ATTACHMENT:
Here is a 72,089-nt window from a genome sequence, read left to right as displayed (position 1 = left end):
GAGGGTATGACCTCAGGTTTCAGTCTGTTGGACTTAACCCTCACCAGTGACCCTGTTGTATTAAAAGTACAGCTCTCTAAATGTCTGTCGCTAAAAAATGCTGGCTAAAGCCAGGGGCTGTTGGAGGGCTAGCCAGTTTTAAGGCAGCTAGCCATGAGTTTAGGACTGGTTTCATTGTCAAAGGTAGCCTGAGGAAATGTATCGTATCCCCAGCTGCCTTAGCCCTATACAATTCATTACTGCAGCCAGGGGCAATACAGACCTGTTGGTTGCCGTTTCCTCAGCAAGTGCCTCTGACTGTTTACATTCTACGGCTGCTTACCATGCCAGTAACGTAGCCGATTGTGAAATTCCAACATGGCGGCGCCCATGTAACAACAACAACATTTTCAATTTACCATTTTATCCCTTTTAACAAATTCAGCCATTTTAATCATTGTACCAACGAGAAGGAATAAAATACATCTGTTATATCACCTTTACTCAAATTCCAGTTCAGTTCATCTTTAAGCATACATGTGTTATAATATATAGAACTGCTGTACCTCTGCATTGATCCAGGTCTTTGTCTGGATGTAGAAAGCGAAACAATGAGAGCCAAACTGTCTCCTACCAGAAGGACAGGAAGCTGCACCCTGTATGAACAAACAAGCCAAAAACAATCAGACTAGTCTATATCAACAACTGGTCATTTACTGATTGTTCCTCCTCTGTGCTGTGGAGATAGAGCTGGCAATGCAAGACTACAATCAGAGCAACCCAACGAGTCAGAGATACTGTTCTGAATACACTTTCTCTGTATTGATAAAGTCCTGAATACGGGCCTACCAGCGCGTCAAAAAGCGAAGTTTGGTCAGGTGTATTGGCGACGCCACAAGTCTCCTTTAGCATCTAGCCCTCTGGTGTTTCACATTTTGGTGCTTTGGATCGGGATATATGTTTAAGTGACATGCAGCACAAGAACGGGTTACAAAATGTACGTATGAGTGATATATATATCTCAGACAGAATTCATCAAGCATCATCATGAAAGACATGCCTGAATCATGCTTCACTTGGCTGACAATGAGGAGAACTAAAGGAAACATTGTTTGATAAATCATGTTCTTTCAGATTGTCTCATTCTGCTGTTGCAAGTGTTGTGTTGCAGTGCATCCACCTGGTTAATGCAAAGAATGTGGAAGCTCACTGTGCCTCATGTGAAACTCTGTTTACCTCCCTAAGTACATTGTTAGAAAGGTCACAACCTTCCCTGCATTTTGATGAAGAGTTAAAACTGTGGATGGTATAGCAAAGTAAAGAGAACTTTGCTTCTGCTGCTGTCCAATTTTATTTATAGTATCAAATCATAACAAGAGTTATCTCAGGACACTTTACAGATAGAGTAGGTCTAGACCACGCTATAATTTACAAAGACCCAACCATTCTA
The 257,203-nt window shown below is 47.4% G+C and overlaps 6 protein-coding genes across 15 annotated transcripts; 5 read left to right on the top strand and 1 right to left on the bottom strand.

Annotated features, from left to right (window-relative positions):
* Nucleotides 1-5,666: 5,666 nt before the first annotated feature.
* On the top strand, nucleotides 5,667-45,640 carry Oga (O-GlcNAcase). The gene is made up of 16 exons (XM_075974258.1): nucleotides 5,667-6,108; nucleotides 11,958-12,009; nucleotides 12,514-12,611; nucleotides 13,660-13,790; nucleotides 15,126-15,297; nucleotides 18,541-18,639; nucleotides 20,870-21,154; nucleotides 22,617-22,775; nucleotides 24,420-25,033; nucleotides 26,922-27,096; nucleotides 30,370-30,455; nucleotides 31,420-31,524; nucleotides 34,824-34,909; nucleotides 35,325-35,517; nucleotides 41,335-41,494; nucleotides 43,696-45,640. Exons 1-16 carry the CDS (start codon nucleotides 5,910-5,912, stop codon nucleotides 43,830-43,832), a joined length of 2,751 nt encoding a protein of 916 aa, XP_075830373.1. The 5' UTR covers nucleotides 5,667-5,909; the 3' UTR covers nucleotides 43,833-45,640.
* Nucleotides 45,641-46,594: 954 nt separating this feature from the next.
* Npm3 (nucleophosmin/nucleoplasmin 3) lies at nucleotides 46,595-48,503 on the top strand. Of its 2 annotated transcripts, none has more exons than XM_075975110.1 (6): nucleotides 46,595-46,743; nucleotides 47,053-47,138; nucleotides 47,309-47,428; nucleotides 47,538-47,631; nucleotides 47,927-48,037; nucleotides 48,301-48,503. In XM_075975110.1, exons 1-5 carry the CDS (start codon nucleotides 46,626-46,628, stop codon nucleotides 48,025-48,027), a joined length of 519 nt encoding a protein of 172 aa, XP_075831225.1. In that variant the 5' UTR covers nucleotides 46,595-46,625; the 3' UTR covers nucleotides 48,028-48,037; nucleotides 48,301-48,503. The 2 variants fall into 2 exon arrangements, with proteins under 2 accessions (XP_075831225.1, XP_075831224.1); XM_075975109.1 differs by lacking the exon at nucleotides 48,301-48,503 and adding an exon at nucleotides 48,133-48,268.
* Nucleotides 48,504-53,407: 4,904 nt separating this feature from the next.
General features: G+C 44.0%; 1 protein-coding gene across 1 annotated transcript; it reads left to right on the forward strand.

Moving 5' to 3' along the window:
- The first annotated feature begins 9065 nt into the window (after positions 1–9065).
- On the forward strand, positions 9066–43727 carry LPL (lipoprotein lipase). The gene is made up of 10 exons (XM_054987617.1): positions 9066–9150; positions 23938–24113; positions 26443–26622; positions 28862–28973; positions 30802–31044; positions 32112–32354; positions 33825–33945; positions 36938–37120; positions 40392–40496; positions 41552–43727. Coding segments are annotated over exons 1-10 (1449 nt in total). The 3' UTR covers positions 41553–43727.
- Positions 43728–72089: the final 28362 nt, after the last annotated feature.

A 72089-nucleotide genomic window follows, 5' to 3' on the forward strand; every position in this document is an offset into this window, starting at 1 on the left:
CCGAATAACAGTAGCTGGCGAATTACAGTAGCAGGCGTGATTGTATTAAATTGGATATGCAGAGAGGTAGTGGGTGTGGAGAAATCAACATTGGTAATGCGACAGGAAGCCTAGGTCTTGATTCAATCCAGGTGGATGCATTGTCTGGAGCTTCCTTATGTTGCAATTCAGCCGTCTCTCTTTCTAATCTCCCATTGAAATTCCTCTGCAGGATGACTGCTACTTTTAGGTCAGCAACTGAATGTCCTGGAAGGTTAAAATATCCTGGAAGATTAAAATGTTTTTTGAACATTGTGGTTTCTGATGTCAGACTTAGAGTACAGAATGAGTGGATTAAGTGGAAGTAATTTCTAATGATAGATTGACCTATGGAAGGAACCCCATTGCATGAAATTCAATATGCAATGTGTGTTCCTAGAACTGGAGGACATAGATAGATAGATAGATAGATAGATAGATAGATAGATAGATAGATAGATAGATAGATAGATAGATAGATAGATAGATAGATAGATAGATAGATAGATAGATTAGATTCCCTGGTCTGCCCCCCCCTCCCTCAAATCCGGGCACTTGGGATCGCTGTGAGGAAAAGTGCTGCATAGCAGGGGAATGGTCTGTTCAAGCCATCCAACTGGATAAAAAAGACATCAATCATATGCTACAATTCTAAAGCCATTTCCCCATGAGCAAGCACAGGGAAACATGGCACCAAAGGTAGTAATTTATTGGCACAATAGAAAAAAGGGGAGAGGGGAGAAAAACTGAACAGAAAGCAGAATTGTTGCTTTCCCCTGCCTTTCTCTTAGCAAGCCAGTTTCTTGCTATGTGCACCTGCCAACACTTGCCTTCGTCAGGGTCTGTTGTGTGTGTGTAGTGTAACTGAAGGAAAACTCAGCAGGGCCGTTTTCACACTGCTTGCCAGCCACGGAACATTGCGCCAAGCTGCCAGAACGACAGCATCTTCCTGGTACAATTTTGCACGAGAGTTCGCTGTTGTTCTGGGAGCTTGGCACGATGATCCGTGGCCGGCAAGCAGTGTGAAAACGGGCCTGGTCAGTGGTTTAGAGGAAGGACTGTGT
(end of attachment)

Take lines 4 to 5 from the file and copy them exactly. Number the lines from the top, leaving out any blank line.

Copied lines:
Annotated features, from left to right (window-relative positions):
* Nucleotides 1-5,666: 5,666 nt before the first annotated feature.